Sunday, January 04, 2009

Lara in Third Person

[This post was written by Kenneth of Single in San Francisco. If you're not a reader of his blog, you should be. And that's all I'll say about that.]

On Saturday December 20, the day before winter solstice, in a little quaint café in a college town in Northern California, two bloggers met. One of them is Lara, the owner of this blog. The other is me.

I stumbled on Lara through another blog we both followed. She left her little footprints there as comments, so I traced her back to her ongoing Life, told in words and photographs (and shoes). As it turns out, she lives less than 100 miles from me. So I suggested a meeting. Lara graciously agreed.

This post, written with Lara’s blessing, is an account of our afternoon together, a supplement to her chronicle, if you will.

Fifty minutes after the appointed time, with one Latte and two shortcakes already under my belt, I became convinced Lara wasn’t going to come. Then my cell phone screamed.

“Hi, it’s Lara, are you still there?” she asked. “I’m so sorry. I overslept.”
“How do you feel?” I asked her. “Do you want to reschedule? Or still want to meet?”
“No, I feel fine,” she said. “I just stayed out too late last night. I’ll be right there.”

A few minutes later, Lara slipped into the café wearing a pair of large, round sunglasses, the kind celebrities wear when they want to avoid the paparazzi.

“Hi, Sleeping Beauty!” I greeted her.

In my email, I’d told her I wanted to visit the Stanford campus but wasn’t sure if outsiders were permitted. She assured me we wouldn’t be escorted out. Besides, she’d attended graduate school there, so she argued half of us rightfully belonged there.

In the garden area strewn with yellow leaves, we came across a tall cypress tree with a wooden box (whose purpose wasn’t clear to us). Opening the box, Lara discovered a yellow post-it note proclaiming an insult to Stanford—“Go Bears!” (a reference to Oski the Bear, the mascot of an athletic team associated with Stanford’s archrival, UC California, Berkeley).

Lara ground her teeth as she shoved the offending note into a trashcan.

“You’ll have to put something back in there,” I suggested. “It has to be either extremely ridiculous or extremely profound.”

On a blank piece of paper, Lara started scribbling “Fire and Ice,” a poem by Robert Frost:

Some say the world will end in fire,
Some say in ice.
From what I’ve tasted of desire
I hold with those who favor fire.
But if it had to perish twice,
I think I know enough of hate
To say that for destruction ice
Is also great
And would suffice.

Lara’s face lit up when we talked about Mr. Darcy, not the hero of Austen’s novel but her student who played this character in a stage production of Pride and Prejudice. She was incredibly proud of the young actor.

“He was reading in the parlor,” Lara recalled. “The girl [who played Elizabeth Bennet] asked, ‘Isn’t it a fine day?’ He put down the book and said, ‘It was.’”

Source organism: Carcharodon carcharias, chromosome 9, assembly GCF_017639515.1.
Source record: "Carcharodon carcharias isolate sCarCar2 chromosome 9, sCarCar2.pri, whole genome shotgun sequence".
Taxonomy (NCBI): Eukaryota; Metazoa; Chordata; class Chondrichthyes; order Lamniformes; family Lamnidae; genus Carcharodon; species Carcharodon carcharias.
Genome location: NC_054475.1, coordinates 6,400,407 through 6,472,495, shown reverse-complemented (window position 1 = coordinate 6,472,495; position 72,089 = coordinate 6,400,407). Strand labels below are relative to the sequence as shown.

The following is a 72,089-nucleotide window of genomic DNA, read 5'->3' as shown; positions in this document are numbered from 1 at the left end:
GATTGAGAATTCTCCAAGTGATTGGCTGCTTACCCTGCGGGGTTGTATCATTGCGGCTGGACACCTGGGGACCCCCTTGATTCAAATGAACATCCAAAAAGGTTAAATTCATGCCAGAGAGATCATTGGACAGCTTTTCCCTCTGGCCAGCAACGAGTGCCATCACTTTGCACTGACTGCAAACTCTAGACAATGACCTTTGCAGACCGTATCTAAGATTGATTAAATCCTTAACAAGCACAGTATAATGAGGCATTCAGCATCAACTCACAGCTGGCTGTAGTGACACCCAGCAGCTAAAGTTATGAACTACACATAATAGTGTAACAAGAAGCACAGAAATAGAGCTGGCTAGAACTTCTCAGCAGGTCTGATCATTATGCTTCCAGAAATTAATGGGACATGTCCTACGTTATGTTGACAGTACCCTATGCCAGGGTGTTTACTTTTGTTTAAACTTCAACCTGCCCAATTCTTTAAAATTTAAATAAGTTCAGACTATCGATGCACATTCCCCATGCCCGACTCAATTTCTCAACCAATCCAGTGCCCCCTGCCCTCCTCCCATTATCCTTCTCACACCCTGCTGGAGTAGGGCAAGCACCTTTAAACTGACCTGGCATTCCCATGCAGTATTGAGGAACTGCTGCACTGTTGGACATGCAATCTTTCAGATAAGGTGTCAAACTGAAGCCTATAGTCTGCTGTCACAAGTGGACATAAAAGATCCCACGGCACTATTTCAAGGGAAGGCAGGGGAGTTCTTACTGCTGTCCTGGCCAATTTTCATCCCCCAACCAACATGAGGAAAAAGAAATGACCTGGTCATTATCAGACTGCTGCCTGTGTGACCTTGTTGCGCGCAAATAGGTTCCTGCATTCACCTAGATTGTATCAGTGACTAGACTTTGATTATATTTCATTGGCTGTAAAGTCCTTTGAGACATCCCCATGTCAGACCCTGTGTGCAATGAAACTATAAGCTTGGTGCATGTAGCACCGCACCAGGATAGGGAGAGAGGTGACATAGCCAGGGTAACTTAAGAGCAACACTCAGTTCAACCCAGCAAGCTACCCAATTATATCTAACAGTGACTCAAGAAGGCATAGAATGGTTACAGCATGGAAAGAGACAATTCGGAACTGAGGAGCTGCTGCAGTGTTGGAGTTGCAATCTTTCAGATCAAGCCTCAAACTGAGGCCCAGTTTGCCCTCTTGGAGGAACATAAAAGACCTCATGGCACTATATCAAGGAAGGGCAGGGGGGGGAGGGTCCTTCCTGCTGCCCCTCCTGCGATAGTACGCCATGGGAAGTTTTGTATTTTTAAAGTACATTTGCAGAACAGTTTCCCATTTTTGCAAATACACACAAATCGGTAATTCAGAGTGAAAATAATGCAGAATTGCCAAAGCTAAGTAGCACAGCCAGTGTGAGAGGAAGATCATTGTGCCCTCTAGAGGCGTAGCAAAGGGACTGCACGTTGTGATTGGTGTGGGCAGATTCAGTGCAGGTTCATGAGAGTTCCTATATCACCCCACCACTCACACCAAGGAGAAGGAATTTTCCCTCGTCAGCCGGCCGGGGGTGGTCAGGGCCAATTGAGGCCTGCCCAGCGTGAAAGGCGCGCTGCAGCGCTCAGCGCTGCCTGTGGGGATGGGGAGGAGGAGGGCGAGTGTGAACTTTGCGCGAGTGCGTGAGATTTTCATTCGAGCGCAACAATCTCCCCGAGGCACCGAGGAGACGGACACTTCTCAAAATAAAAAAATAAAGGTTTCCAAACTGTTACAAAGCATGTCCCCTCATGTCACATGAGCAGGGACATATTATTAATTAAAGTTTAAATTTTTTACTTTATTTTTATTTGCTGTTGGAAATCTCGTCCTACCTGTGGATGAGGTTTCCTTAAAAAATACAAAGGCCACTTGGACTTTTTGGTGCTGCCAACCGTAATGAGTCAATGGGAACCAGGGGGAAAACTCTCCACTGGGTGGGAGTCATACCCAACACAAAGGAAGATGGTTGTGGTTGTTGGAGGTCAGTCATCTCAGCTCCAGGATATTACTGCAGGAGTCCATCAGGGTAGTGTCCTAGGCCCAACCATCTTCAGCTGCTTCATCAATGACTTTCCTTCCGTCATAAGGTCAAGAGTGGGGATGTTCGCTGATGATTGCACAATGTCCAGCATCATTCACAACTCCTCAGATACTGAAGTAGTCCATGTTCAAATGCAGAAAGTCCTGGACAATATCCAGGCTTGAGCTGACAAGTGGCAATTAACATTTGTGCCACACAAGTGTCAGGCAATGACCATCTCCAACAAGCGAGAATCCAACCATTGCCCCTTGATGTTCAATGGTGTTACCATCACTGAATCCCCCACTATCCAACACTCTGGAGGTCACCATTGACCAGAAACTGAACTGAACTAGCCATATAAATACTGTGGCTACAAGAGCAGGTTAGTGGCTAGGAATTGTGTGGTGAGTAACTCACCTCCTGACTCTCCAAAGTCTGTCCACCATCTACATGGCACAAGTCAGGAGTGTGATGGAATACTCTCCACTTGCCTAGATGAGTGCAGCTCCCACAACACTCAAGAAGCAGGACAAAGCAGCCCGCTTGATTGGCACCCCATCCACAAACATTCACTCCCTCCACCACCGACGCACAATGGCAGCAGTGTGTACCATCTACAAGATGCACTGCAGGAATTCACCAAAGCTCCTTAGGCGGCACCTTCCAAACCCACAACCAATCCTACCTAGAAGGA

Lara imitated the way her protégé portrayed Darcy’s haughty, dismissive air, followed by a peal of laughter that was entirely her own.

Then she led me to a little circular area next to the Memorial Church. Here, she asked me to stand in the center of what looked like a miniature Stonehenge.

“Say something,” she urged.

I couldn’t think of anything profound, so I picked the silliest lines that came to mind.

She’ll be coming around the mountain when she comes,
She’ll be coming around the mountain when she comes.

Lara giggled as my voice turned into a series of echoes.

It was a gray winter day, with an overcast sky, a prelude to the evening showers. As we strolled through the sandstone arcades, our conversation meandered from topic to topic: Shakespeare’s Twelfth Night, Hamlet’s famous existential soliloquy (“To be, or not to be …”), different interpretations of Abraham’s willingness to sacrifice his only son Isaac in the Bible, among others.

I’ve always feared blogging could become a trap. Its safety is all too appealing. It’s comfortable to connect through a computer monitor, through carefully crafted prose, without the messiness of human relationships. But if I don’t make the effort to meet someone in person, I’ll miss the chance to forge a bond that could outlive my words.

With apologies to Frost, I give you these lines, inspired by my meeting with Lara.

Some say the world ends tomorrow,
Some say the day after.

Some bonds may burn in fire,

Some lost in freezing winter.
Some bonds may melt in sorrow,

Some in hatred or desire.

In case I live forever,

Long past the days I borrow,

I’ll treasure my summer,

Even the bitter snow,

I’ll step outside my window,

I’ll walk on ice and fire,
From Babylon to the Congo,

Wherever I inspire.

(In return for this post, Lara agreed to pen something for my blog Single in San Francisco. I hope you’ll stop by to hear her account of our time together.)


Mrs. Chili said...

I have loved meeting some of my blogging buddies in real life, and I hope to be able to meet even more this year.

TC said...

I’ve always feared blogging could become a trap. Its safety is all too appealing. It’s comfortable to connect through a computer monitor, through carefully crafted prose, without the messiness of human relationships.

I never thought of it like that, but I see it now.

Lisa said...

I love the idea of meeting some of the bloggers I have met....although there aren't many blogs I follow, the writers have become something unique and special in my life. I can't wait for the day when I get to meet a blogger in real life....

Amanda said...

This was magic.

Cate Subrosa said...

I've read both of your posts and must say I really enjoyed them both!